The first flight test of the BrahMos PJ-10 took place in June 2001. By April 2007, the missile had been tested at least fourteen times. The first eight tests were against ship targets and ended with the introduction of the missile into the Indian Navy in 2005. Several of the subsequent flights tested the missile against land-based targets and employed land-based launch platforms leading to the missile’s introduction in the Indian Army in 2007.  4

BrahMos TEL vehicle raised for launch.
Jane’s Strategic Weapon Systems

The missile entered production in 2004. Initial production was probably fairly slow with about 10 to 15 missiles produced per year. It is believed that by 2008 production numbers had increased to around 50 missiles per year. About 360 missiles are expected to be produced for domestic use. 5 Some missiles will also probably be used by Russia. The BrahMos cooperation intends to export the missile rather widely. According to their webpage, they are creating an order book worth $13 billion in BrahMos sales. 6

BrahMos Ground-launched Variant

The land-based version utilizes the Tatra T816 12 x 12 chassis with a three canister system raised to launch at 45 degrees. 7 The Indian Army adopted the land-based BrahMos in 2007. 8

BrahMos Air-launched Variant

Flight tests aboard the Su-30 MKI aircraft were scheduled for 2012 with an operational date of 2014/15, but the initial tests have been pushed back until December 2013. The delay is the result of a significantly different BrahMos design including reducing the launch weight by a half a ton, one booster to accelerate the missile instead of two, and modifications to the Su-30 aircraft. 9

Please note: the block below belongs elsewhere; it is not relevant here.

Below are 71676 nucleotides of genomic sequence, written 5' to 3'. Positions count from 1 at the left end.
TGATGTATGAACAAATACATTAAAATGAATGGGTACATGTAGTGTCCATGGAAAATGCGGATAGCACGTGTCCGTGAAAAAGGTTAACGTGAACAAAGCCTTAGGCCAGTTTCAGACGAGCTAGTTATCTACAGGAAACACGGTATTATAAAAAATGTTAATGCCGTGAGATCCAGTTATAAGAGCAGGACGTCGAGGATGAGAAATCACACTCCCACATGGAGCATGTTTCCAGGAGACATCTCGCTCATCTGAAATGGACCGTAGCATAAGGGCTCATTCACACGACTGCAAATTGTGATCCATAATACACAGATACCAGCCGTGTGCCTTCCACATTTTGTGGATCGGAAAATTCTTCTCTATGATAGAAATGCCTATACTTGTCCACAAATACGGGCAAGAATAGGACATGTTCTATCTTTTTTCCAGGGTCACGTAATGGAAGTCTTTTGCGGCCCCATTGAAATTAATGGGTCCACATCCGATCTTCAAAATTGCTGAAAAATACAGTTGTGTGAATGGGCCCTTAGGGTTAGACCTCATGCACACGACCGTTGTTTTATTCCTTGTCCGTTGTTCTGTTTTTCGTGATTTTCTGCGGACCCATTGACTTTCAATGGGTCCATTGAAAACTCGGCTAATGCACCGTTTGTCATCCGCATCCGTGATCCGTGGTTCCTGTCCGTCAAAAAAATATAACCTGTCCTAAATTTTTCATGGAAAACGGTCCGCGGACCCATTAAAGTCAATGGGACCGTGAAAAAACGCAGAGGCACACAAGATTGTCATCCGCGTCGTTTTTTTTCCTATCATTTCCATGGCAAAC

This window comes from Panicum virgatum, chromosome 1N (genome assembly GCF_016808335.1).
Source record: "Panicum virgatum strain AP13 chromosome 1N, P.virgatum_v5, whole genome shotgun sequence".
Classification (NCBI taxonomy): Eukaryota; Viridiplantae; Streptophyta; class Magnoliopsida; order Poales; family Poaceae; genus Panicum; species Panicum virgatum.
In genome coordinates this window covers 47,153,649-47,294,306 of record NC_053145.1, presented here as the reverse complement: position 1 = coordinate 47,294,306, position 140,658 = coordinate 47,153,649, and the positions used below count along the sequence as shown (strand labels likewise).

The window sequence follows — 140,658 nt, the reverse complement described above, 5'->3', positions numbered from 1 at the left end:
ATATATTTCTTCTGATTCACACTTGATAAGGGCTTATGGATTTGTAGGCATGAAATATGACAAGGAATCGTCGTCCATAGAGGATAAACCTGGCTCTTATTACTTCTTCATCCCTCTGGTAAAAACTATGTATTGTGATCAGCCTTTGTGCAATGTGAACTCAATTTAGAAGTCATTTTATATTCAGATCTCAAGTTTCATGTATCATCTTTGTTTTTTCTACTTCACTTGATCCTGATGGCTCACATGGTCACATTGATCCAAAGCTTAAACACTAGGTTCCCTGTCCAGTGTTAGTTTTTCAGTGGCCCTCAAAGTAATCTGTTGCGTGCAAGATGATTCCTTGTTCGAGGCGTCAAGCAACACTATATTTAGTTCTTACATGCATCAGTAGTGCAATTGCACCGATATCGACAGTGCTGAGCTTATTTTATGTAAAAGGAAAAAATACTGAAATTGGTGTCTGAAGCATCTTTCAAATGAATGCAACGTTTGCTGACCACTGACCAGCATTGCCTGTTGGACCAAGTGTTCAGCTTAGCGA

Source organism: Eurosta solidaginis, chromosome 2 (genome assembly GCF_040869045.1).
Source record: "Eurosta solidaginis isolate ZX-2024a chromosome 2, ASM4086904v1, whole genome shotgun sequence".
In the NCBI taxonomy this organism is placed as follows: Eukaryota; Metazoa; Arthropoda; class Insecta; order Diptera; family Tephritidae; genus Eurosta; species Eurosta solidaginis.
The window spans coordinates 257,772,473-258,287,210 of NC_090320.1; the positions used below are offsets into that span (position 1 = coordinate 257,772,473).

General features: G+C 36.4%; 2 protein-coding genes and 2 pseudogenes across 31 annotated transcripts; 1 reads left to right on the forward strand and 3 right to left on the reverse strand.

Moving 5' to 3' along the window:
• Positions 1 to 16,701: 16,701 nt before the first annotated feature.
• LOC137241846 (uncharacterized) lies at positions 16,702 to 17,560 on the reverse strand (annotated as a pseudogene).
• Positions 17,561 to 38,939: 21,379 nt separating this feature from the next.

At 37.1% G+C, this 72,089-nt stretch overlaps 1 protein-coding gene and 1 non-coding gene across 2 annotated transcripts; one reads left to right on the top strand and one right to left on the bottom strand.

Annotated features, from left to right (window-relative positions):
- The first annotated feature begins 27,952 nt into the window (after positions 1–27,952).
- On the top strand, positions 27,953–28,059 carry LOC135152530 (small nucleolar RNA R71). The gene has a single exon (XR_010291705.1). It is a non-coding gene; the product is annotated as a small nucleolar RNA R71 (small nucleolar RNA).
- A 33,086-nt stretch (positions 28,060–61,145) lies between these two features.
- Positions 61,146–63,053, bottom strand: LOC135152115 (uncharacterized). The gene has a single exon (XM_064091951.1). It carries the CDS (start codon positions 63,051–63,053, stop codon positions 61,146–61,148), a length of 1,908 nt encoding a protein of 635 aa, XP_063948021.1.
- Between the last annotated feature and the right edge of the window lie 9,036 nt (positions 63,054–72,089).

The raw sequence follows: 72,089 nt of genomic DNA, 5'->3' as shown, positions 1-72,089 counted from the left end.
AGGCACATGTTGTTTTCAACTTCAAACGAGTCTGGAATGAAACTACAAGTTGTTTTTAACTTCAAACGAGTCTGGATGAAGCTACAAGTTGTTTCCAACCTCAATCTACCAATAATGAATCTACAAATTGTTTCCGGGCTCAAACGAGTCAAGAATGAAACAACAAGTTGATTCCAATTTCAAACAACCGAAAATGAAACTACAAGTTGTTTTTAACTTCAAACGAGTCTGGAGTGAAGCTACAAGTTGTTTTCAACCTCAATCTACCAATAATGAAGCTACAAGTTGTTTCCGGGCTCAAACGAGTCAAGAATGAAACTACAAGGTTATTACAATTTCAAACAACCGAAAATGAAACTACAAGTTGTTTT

BrahMos Submarine-launched Variant 

The submarine-launched variant was expected to begin trials in 2009, but it was reported that there were no submarines available for testing. 10 The first test was expected to occur in the fourth quarter of 2012, but it is unclear if this occurred. 11 The BrahMos submarine variant is launched vertically from a canister at a maximum depth of 40 to 50 m. 12

  1. Lennox, Duncan. “Brahmos (PJ-10).” Jane’s Strategic Weapon Systems (Offensive Weapons). April 25, 2012. (accessed September 12, 2012).)
  2. Ibid.
  3. Ibid.
  4. Ibid.
  5. Ibid.
  6. BrahMos Aerospace. “BrahMos Aims to Create $13 Billion Order Book.” September 1, 2010. (accessed January 2, 2013).
  7. Lennox, Brahmos (PJ-10)
  8. BrahMos Aerospace. “Land-based Weapon Complex System.” (accessed January 2, 2013.
  9. Menon, Jay. “Air Variant of BrahMos Test Delayed Until End Of 2013.” Aviation Week. December 28, 2012. (accessed January 2, 2013.
  10. Lennox, “Brahmos (PJ-10).”
  11. Defense Now. “Brahmos to Launch Submarine Version of the Missile, Hike Up Speed to Mach 7 for Hypersonic Version.” August 13, 2012. (accessed January 2, 2013.
  12. BrahMos Aerospace. “Submarine Launch Version.” (accessed January 2, 2013.